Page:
• Highest percentage population served are children with autism (32.7 percent)
  • Second-highest percentage population served are children with intellectual disabilities (23 percent)
 “Therapy sessions are conducted in a variety of ways, depending on the individual needs of the student,” HCDE School-Based Therapy Services Director Carie Crabb said. “Sometimes therapists are attending a virtual class lesson along with the student they are supporting. At other times, the therapist is providing a virtual session with a student and their parent or caregiver.” As therapists continue to meet a main goal of helping students succeed in the school setting, the biggest adjustment since the pandemic is with technology.  Districts first struggled to get equipment to families. Therapists then had to climb a steep technology learning curve themselves. “We are able to do things now that we never imagined possible before,” said Crabb. A student needs help with handwriting skills or with using a pair of scissors. Distraction-free home workspaces are set up to help students with attention-deficit disorders. Parents are shown how to use writing or typing accommodations such as text-to-speech devices with their children.

Leah Alba

HCDE manager and physical therapist Leah Alba talks about the qualities needed to be an excellent “tele-therapist.” “I think being a ‘tele-therapist,’ one needs to be patient, flexible, innovative and resourceful,” said Alba. When students began learning from home, she recalls challenges including computer connectivity, unfamiliarity with software and learning platforms, schedules and meeting parents’ needs. “But when you start seeing your students on the other end of the computer and how the parents participate during the session, it gave me a sense of purpose,” Alba said. “It was an opportunity for me to share my ideas with parents, problem-solve how their child can participate during instructional lessons, modify their environment, identify alternative strategies and help guide parents through the instructional routine.” Occupational therapist and HCDE manager Traci Gault has worked in school therapy for over a decade. She agrees with Alba about the pandemic making therapists “think outside the box.”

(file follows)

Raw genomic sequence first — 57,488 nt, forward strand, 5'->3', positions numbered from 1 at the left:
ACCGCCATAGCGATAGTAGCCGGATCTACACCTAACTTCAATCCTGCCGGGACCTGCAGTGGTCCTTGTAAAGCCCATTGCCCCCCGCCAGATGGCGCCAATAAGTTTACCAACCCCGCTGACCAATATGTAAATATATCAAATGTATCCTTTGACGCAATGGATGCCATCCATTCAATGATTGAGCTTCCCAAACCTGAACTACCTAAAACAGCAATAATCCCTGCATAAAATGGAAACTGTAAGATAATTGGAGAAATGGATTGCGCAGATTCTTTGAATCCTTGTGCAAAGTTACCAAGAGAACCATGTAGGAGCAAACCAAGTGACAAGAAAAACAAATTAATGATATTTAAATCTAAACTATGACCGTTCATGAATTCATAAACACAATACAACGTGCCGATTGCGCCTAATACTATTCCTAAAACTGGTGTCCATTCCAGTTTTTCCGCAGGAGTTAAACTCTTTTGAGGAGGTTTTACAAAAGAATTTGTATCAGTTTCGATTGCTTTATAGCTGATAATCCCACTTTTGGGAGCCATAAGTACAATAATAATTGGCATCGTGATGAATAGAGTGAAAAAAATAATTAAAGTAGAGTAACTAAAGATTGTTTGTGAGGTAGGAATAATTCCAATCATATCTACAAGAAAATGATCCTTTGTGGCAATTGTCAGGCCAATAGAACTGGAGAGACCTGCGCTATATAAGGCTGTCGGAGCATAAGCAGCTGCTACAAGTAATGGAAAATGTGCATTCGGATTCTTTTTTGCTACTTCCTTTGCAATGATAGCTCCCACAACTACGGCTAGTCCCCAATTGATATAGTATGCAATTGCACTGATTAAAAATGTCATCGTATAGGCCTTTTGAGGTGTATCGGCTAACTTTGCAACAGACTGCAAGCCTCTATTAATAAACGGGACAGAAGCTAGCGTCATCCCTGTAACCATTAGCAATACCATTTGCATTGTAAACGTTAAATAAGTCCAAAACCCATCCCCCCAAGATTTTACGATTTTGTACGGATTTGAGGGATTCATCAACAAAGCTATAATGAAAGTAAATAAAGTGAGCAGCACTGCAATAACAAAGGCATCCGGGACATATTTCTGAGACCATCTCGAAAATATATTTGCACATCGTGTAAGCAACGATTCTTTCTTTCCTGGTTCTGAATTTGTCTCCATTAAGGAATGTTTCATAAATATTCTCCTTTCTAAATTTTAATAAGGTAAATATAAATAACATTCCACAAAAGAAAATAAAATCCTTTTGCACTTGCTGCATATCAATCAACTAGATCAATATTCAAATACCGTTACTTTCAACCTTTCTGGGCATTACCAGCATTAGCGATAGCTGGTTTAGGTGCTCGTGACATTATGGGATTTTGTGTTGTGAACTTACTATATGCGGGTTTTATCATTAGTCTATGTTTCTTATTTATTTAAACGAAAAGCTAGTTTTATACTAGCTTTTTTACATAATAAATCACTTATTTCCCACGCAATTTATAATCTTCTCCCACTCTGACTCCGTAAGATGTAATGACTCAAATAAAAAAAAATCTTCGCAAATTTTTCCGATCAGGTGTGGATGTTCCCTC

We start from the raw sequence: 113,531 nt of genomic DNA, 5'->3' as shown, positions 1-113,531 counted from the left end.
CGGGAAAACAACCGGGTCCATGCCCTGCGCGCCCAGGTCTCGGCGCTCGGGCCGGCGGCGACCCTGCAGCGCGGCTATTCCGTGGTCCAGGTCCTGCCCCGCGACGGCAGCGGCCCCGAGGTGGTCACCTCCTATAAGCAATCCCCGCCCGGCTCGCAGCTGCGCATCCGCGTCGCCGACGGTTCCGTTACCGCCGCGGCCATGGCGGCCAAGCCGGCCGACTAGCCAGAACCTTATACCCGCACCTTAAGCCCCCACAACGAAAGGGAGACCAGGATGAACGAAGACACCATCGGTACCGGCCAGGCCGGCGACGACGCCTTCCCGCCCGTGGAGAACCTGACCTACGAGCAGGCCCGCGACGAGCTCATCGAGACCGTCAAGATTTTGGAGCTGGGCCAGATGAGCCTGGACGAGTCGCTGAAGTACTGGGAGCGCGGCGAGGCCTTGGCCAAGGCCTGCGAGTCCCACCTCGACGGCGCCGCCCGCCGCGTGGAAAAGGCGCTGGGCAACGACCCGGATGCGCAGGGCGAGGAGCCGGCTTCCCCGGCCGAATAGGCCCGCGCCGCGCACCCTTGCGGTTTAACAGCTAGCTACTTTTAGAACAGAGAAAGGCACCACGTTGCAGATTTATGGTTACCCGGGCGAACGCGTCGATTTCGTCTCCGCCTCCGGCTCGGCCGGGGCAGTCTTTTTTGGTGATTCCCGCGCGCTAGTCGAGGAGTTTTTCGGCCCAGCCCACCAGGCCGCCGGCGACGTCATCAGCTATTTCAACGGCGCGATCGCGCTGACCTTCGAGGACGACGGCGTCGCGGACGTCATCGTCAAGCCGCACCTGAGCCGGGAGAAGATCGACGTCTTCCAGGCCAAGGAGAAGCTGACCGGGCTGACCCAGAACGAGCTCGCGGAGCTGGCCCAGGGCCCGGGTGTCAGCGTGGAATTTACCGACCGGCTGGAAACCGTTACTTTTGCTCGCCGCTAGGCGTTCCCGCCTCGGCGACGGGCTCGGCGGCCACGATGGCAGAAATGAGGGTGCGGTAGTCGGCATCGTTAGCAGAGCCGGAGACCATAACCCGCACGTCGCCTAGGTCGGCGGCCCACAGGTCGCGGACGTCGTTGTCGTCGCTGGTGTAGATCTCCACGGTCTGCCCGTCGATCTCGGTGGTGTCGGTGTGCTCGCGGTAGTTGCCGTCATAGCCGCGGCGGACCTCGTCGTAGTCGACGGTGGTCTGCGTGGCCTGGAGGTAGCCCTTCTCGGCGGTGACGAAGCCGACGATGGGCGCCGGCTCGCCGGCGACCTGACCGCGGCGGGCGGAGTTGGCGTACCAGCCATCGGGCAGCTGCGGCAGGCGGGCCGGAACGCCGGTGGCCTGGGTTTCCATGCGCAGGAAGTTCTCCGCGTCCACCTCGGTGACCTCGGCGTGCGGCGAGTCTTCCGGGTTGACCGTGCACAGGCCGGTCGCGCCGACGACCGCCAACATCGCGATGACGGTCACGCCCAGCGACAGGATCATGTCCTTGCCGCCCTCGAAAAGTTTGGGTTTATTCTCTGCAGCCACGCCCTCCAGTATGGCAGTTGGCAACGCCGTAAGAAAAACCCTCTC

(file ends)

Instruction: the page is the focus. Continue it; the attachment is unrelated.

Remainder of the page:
Traci Gault

“Therapists were able to successfully transition from in-person learning to virtual learning since we use a “coaching model,” Gault said. “Teachers and staff are shown and instructed in various strategies to help support students. These strategies are used by teachers and staff when providing support to their students daily.” As many districts return to in-person instruction, therapists are careful to follow strict guidelines set forth by each of those districts, including social distancing, plexiglass barriers and face masks. Manager Alba believes the feeling of being “connected” rings true for both in-person and virtual therapy. “If think the most difficult part about my new role as a manager in the virtual world is making sure everyone feels connected and stays motivated,” she said. “Phone calls, emails and virtual chat are still available, but it can still be difficult to ensure everyone feels connected and supported.” Crabb thinks of her staff of therapists as unsung heroes who have a deep sense of dedication and care for the students with disabilities whom they serve. “These challenging times have brought to light the hard word and selfless sacrifice that they put forth every day,” she said. Source: HCDE